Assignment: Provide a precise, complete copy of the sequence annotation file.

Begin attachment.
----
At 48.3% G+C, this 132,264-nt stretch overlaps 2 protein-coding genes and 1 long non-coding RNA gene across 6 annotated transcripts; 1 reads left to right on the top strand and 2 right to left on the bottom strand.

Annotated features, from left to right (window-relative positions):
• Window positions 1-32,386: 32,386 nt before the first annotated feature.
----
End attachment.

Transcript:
At 48.3% G+C, this 132,264-nt stretch overlaps 2 protein-coding genes and 1 long non-coding RNA gene across 6 annotated transcripts; 1 reads left to right on the top strand and 2 right to left on the bottom strand.

Annotated features, from left to right (window-relative positions):
• Window positions 1-32,386: 32,386 nt before the first annotated feature.